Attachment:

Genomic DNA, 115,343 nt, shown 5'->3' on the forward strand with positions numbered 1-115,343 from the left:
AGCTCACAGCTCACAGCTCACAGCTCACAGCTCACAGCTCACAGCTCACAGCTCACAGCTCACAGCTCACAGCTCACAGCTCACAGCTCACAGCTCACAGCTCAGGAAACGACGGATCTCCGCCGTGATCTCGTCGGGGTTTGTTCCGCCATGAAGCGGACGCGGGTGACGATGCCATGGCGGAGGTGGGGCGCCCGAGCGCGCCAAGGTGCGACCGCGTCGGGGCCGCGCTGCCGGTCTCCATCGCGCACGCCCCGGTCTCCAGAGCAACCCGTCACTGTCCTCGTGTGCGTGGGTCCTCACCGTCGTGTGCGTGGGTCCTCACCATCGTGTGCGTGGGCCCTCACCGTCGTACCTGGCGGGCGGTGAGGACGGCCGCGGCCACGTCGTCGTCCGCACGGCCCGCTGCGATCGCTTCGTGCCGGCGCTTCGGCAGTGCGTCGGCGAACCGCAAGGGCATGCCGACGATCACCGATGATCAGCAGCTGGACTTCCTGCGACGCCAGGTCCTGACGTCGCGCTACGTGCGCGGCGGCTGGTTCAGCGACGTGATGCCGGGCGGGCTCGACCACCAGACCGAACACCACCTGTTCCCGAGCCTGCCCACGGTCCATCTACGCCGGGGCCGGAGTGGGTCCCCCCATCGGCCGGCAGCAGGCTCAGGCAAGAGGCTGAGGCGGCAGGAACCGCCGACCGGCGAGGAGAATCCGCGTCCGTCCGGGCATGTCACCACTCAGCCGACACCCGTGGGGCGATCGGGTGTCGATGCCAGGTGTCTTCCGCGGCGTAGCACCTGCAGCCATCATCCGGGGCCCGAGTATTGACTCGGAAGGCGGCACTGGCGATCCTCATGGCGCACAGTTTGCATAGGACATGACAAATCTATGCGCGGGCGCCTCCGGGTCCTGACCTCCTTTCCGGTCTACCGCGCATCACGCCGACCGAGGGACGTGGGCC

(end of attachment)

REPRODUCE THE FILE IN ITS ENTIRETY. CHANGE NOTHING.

Genomic DNA, 115,343 nt, shown 5'->3' on the forward strand with positions numbered 1-115,343 from the left:
AGCTCACAGCTCACAGCTCACAGCTCACAGCTCACAGCTCACAGCTCACAGCTCACAGCTCACAGCTCACAGCTCACAGCTCACAGCTCACAGCTCACAGCTCAGGAAACGACGGATCTCCGCCGTGATCTCGTCGGGGTTTGTTCCGCCATGAAGCGGACGCGGGTGACGATGCCATGGCGGAGGTGGGGCGCCCGAGCGCGCCAAGGTGCGACCGCGTCGGGGCCGCGCTGCCGGTCTCCATCGCGCACGCCCCGGTCTCCAGAGCAACCCGTCACTGTCCTCGTGTGCGTGGGTCCTCACCGTCGTGTGCGTGGGTCCTCACCATCGTGTGCGTGGGCCCTCACCGTCGTACCTGGCGGGCGGTGAGGACGGCCGCGGCCACGTCGTCGTCCGCACGGCCCGCTGCGATCGCTTCGTGCCGGCGCTTCGGCAGTGCGTCGGCGAACCGCAAGGGCATGCCGACGATCACCGATGATCAGCAGCTGGACTTCCTGCGACGCCAGGTCCTGACGTCGCGCTACGTGCGCGGCGGCTGGTTCAGCGACGTGATGCCGGGCGGGCTCGACCACCAGACCGAACACCACCTGTTCCCGAGCCTGCCCACGGTCCATCTACGCCGGGGCCGGAGTGGGTCCCCCCATCGGCCGGCAGCAGGCTCAGGCAAGAGGCTGAGGCGGCAGGAACCGCCGACCGGCGAGGAGAATCCGCGTCCGTCCGGGCATGTCACCACTCAGCCGACACCCGTGGGGCGATCGGGTGTCGATGCCAGGTGTCTTCCGCGGCGTAGCACCTGCAGCCATCATCCGGGGCCCGAGTATTGACTCGGAAGGCGGCACTGGCGATCCTCATGGCGCACAGTTTGCATAGGACATGACAAATCTATGCGCGGGCGCCTCCGGGTCCTGACCTCCTTTCCGGTCTACCGCGCATCACGCCGACCGAGGGACGTGGGCC